Fillmore, Roscoe A.

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Fillmore, Roscoe A.

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Roscoe Fillmore was an horticulturalist, author and political activist. He was a principle organizer for the Socialist Party of Canada in the Maritimes before World War One and joined the Communist Party of Canada in the early 1920s. Born in Lumsden, New Brunswick, on 10 July 1887, in 1923 he spent time at an experimental farm in Kuzas, Siberia, working as an horticultural expert. He was president of the New Brunswick Fruit Growers' Association before losing his job as a large orchard manager in 1924 and moving his family (wife, Margaret, and children, Dick, Ruth, Rosa and Alexandra) to Centreville, Nova Scotia. He built a house and a nursery, and in 1938 became Head Gardener for the Dominion Atlantic Railway, where he was also responsible for gardening at the Grand Pré Memorial Park.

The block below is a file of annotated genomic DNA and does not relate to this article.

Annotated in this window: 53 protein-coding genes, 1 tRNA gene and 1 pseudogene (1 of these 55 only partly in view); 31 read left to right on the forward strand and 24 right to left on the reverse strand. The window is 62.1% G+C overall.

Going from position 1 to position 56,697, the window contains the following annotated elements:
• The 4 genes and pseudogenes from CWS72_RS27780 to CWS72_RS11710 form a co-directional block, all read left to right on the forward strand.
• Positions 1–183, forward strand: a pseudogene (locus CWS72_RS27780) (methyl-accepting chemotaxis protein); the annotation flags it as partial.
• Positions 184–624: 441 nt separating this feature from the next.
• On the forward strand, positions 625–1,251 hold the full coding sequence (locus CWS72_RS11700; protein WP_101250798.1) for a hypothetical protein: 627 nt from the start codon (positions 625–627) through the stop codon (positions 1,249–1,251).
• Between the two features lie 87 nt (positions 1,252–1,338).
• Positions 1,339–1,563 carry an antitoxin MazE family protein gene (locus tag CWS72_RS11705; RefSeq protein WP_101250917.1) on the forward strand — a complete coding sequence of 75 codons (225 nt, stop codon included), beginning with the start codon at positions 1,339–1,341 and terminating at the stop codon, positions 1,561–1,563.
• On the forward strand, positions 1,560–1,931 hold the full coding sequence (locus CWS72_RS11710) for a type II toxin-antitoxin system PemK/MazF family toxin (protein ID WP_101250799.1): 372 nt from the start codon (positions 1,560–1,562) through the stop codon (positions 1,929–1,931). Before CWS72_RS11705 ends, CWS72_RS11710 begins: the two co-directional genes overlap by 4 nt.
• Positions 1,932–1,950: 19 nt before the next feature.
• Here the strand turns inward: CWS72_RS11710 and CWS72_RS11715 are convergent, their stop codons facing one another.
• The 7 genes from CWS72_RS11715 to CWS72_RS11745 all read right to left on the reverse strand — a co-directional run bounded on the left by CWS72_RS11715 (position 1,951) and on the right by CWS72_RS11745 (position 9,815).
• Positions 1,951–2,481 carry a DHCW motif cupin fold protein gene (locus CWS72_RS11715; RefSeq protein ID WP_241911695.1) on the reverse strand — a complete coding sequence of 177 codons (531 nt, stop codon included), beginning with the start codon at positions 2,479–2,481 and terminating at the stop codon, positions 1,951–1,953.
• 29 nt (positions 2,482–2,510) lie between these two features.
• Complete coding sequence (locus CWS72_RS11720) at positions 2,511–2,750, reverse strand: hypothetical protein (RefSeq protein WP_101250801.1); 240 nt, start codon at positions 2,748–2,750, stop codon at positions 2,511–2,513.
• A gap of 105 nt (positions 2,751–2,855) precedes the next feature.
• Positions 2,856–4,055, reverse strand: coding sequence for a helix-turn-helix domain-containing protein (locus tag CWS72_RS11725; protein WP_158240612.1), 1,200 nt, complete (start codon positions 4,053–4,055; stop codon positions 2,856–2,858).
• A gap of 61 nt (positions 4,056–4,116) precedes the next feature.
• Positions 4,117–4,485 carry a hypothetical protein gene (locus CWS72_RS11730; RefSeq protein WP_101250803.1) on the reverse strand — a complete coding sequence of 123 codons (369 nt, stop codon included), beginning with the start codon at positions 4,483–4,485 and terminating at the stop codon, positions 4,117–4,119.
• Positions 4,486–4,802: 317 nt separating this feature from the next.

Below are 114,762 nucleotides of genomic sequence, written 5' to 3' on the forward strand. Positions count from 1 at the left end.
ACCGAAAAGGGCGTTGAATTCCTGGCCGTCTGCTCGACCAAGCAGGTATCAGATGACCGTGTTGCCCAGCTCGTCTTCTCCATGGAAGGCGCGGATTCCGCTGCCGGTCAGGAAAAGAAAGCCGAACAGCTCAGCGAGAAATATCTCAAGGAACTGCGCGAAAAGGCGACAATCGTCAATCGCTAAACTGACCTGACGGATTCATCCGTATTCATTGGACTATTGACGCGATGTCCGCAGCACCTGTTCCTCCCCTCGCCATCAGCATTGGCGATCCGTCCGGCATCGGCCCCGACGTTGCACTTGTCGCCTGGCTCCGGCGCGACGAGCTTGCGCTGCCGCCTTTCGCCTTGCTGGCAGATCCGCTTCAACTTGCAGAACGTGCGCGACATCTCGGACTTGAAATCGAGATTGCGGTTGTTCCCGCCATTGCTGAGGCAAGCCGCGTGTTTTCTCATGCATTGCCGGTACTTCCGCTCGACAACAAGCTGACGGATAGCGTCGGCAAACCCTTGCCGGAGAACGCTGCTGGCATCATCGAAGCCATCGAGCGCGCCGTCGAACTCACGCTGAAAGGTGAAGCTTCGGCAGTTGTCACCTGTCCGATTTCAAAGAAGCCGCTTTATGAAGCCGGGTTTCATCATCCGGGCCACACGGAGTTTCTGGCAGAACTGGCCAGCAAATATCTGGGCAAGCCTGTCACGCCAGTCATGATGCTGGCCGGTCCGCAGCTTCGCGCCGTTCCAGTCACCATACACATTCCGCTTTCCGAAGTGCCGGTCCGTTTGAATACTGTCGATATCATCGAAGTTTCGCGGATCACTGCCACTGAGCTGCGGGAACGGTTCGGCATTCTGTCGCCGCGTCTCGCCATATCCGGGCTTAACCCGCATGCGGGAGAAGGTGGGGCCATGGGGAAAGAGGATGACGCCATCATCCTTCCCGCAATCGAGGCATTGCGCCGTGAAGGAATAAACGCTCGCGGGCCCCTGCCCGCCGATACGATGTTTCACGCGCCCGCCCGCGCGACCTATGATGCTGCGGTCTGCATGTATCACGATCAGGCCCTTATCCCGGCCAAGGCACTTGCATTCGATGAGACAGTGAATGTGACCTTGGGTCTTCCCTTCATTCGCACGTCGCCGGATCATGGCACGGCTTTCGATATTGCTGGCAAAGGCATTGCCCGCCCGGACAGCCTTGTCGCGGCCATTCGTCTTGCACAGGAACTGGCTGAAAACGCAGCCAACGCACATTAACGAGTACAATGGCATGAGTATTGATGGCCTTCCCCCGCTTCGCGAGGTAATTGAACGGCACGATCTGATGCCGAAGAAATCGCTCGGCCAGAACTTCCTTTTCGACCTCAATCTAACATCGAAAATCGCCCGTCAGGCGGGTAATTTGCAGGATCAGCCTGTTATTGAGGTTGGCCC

Fillmore was politically active in Centreville and a strong supporter of socialist causes. He wrote numerous political articles for magazines and, with Charles MacDonald, Frank Parry and Jim Sim, he helped to form the Centreville Socialists, a small group that met on Sundays at Sim's residence to discuss politics and government. When the Communist Party of Canada was banned in 1940, Fillmore helped refound the party as the Labour-Progressive Party of Canada. In the 1945 federal election he ran as the Farmer-Labour Candidate in the Digby-Annapolis-Kings riding. He received 362 (1.4%) of the 25,944 votes cast. The Centreville Socialists met regularly until 1951 when Jim Sim died.

After the Centreville Socialists broke up, Fillmore and Parry focused on developing Valley Nurseries. Fillmore developed new plant varieties suitable for Nova Scotia's climate. He also published four books on gardening, which were written without the obscure terminology found in many contemporaneous gardening books, and he became a popular speaker on radio and across Canada under the nickname "Mr. Green Thumbs." Fillmore renounced the Labour-Progressive Party of Canada in the 1950s, but continued to remain politically active until his death in 1968. Since 1978, semi-annual picnics have been held in his honour.


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